… in local park Victoria Tower Gardens
March 23 – April 30, 2020
In a somewhat belated effort by our government to control the spread of the deadly virus Covid-19, our world changed overnight. ‘Lockdown’, ‘social distancing’, and ‘super-spreader’ entered the everyday lexicon. Advertisements warning that we were in a state of “National Emergency” now flooded the media. Movements were restricted to essentials: among them we were allowed to exercise once a day in a local area or park as long as the newly-introduced two-metre rule of separation was respected.
We were lucky. Close by are the lovely Victoria Tower Gardens, next to the Palace of Westminster by the Thames. Open to all, they were particularly appreciated at this time by the many residents here without gardens. My husband and I have walked there every morning since lockdown and here are some of pictures to illustrate our section of the river during that time and what, if anything was happening there.
The first thing we noticed was the absence of traffic noise, usually busy rumbling over Lambeth and Westminster Bridges, and along Millbank behind us. No planes overhead either. The relief of a silence in which we could hear the rustling of leaves, the occasional splash of water along the shore, and much birdsong: tuneful blackbirds taking us back to childhood country summers, blue tits hidden among the shrubberies, raucous crows and intermittent high-pitched squeaks from green parakeets.
‘Social distancing’ was the key message. Group gatherings were not allowed and everyone had to stay at least two metres apart to cut down the risk of infection. Another sign read: “If you do not adhere to these guidelines, we will have no choice but to close the parks.” These rules were quite closely, but not aggressively, policed in Victoria Tower Gardens as there were security considerations due to their proximity to Parliament. The rules were followed and the park remained open.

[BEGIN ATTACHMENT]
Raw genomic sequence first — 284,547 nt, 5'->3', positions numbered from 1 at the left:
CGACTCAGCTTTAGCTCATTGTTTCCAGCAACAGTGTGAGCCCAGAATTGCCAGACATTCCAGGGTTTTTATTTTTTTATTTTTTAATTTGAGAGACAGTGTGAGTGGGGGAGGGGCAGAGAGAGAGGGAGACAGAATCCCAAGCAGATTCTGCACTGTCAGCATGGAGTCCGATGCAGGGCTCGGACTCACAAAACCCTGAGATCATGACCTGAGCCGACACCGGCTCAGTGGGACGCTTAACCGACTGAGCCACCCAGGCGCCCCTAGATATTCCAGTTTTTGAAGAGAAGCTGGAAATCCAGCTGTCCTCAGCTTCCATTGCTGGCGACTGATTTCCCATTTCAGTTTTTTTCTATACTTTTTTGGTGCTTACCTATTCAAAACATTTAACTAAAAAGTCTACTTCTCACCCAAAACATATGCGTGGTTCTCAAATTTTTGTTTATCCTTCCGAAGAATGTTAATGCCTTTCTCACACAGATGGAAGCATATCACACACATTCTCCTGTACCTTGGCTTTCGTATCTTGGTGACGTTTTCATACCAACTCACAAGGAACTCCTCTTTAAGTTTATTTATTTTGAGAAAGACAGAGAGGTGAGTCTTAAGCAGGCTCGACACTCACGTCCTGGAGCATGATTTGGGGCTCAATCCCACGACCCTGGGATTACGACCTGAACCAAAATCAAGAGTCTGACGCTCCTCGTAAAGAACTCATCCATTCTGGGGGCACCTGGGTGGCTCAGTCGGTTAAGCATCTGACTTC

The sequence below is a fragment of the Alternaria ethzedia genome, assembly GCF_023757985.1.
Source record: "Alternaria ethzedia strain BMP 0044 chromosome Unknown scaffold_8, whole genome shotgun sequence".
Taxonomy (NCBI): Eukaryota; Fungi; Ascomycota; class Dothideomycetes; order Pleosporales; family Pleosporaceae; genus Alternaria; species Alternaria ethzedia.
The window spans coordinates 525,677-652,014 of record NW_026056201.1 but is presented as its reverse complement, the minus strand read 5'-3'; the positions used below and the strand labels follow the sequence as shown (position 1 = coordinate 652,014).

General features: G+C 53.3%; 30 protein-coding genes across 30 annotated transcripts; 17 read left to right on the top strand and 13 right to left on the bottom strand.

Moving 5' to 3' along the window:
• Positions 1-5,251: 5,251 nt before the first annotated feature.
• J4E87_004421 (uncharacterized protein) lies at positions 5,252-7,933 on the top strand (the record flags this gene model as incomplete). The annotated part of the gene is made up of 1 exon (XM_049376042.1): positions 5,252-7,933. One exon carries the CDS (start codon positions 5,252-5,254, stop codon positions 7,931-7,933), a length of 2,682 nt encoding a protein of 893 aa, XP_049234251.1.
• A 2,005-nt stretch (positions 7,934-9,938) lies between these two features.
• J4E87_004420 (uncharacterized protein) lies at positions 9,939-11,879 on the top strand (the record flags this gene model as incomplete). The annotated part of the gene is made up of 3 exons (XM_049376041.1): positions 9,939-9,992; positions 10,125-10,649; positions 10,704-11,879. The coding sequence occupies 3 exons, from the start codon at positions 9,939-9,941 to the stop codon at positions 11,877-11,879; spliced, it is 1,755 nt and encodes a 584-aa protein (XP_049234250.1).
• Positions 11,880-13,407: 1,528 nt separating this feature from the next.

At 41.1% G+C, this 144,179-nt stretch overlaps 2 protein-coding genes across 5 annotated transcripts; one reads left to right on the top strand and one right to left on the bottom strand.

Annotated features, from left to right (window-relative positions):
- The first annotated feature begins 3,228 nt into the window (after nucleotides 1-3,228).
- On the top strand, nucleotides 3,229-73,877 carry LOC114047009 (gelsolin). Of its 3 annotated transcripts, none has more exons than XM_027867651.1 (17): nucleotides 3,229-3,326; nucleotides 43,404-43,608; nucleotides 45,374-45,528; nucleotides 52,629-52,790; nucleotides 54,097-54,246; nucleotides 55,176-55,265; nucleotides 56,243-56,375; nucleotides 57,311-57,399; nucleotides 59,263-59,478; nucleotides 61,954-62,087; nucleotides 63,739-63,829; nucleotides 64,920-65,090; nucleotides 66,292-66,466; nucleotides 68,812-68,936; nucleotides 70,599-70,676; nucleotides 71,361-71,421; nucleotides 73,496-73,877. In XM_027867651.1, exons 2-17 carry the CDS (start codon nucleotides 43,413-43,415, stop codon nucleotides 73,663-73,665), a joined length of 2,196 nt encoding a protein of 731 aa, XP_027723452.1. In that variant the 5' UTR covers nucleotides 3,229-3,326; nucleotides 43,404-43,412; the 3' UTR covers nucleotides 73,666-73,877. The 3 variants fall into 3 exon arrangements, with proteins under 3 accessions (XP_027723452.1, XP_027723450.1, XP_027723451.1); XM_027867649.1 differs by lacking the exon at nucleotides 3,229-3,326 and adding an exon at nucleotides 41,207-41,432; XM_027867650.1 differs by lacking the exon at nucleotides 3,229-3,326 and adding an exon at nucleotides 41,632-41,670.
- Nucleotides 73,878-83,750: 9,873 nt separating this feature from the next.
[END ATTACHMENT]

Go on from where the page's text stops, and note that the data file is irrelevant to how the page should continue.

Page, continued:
The Thames Marine Services’ static refuelling barge, there to provide fuel and lubricants, was bereft of clients, as it floated in the newly imposed stillness.
From the first lockdown days, our hour-long visits seemed to coincide with one of the Metropolitan Marine Policing Unit patrols, and often one of the London Port Authority vessels, overseeing the safety of the river. Both performing vital services, they could be seen as usual from the very beginning of the restrictions.
Our walks often coincided with the Cory, tugs too, as they were either towing barges of bright yellow empty containers upstream to collect waste from their depots, or towing loaded containers downstream to their ‘Energy from Waste’ facility at Belvedere. The collection of domestic rubbish, an essential service for the health of our city, continued as usual from Westminster and elsewhere, and its transportation along the river was kept going as before.
There seemed to be more wildlife than usual. Cormorants were robustly defending their Palace of Westminster markers as they have been doing for a long while but there were more geese and ducks on the foreshore.
Towards the middle of April, nearly a month into lockdown, there were more signs of boat life on the river. Boats dealing with river safety and obstacle clearance, or maintenance of building works further upstream, began to appear.
These images are simple snapshots of the activity seen during our *permitted* hour-long visits to Victoria Tower Gardens. Depending on the tides and the time of day, there were of course other essential movements on the river. Yet while we were there resting beneath the plane trees, for the most part there was an overriding sense of calm serving as a counterbalance to the frightening daily statistics of new infections and deaths from the Coronavirus pandemic that was sweeping the country. We were not alone in being grateful that Victoria Tower Gardens, a very special park, was carefully maintained and kept open throughout.
Many others have documented their impressions of lockdown including:
Photographer Bill Green who has a special portfolio on: “Locked Down London”.
Photographer Andrew Wilson in an article for Time & Leisure Weekend explores the effect of lockdown on nature in the London area of Barnes.